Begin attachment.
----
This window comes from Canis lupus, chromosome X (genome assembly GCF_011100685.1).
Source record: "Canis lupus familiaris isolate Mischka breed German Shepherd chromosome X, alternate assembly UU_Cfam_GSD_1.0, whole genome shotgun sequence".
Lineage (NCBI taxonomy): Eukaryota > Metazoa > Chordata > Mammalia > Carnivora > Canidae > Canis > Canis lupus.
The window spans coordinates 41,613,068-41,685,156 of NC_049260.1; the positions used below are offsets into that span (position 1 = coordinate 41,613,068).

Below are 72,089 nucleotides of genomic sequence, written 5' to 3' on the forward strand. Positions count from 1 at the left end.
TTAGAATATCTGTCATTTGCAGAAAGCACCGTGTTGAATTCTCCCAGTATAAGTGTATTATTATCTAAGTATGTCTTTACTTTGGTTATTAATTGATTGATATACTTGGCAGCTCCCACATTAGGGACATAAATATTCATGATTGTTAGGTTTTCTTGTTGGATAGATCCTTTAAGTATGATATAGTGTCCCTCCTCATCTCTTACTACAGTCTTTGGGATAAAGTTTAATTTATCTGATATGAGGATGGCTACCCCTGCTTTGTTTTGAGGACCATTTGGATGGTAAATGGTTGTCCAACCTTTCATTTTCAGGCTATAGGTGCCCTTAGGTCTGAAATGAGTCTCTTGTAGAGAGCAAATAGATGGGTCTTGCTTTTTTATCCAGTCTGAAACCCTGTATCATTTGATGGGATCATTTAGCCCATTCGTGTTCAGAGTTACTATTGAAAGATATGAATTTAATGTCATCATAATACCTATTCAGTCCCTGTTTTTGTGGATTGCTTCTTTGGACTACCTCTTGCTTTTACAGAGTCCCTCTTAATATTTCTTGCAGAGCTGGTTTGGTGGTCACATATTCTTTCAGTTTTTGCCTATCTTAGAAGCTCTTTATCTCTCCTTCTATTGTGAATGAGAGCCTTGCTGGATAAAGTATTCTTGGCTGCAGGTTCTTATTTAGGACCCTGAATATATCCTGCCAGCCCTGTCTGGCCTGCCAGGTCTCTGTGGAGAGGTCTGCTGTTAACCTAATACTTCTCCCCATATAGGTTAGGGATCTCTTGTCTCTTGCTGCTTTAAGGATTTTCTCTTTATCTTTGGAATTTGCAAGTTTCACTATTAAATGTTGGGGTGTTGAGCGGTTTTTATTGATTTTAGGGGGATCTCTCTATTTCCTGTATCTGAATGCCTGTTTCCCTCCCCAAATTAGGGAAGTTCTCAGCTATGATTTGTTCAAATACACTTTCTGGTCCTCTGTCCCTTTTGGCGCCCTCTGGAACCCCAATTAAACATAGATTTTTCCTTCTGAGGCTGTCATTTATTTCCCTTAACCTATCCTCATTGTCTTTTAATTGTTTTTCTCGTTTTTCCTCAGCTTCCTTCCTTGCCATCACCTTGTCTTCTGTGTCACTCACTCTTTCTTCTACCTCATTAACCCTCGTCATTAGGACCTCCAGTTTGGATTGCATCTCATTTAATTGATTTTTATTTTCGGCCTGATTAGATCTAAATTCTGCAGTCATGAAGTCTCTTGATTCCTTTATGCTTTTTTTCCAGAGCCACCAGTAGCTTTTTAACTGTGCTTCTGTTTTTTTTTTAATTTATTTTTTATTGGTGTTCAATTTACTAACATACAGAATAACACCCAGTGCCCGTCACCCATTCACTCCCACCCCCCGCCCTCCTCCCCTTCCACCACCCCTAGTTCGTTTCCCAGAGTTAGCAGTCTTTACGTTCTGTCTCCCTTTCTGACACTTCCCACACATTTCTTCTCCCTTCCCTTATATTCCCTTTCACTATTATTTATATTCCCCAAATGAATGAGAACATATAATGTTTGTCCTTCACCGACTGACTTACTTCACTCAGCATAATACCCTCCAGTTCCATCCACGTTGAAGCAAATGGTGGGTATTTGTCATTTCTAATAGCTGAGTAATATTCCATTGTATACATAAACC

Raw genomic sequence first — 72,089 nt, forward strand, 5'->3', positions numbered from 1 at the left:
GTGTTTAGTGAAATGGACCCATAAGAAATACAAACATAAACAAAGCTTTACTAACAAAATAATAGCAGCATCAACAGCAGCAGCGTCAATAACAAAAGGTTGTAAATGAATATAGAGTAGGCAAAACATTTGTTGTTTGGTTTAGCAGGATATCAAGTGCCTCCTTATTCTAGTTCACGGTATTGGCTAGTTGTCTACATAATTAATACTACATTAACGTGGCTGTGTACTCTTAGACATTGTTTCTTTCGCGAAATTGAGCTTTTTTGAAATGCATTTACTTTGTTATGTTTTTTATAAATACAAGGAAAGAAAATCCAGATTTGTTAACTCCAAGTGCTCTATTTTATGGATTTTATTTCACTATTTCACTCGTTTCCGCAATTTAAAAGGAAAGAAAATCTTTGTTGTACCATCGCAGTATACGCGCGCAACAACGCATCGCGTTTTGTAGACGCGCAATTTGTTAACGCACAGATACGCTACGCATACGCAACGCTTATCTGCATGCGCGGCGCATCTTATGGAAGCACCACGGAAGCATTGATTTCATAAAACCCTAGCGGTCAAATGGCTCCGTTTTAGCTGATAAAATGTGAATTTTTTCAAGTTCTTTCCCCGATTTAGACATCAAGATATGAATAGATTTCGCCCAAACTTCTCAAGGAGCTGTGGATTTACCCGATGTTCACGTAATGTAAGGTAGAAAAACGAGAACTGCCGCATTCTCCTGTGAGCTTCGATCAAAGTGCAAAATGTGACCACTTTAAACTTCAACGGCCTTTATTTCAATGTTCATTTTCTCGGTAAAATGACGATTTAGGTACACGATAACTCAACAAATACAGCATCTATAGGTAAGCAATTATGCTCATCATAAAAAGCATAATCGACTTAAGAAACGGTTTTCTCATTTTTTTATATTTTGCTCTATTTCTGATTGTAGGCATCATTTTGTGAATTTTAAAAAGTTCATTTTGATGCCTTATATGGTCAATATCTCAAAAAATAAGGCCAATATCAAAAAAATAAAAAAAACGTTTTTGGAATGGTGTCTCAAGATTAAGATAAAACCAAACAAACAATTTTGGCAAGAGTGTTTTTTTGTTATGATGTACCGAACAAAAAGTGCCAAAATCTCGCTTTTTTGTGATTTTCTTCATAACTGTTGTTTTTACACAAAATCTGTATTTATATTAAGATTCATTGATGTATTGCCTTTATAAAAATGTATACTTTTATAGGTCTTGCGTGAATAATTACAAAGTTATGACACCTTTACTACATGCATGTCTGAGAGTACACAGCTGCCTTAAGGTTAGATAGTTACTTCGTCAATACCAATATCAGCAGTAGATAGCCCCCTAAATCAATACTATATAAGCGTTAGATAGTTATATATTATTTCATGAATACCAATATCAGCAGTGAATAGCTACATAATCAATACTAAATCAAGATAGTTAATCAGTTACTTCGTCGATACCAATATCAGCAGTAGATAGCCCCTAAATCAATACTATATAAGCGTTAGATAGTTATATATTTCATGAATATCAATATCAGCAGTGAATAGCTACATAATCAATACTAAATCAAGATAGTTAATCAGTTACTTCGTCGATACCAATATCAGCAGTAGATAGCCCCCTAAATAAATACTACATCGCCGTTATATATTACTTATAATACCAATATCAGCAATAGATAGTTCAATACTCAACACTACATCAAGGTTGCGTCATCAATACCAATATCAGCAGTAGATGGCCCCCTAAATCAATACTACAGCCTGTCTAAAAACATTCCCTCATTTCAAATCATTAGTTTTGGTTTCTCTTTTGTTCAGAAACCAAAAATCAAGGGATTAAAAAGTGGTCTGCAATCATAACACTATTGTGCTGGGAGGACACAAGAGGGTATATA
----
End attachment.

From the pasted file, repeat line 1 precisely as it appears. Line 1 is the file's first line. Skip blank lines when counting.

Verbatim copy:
This window comes from Canis lupus, chromosome X (genome assembly GCF_011100685.1).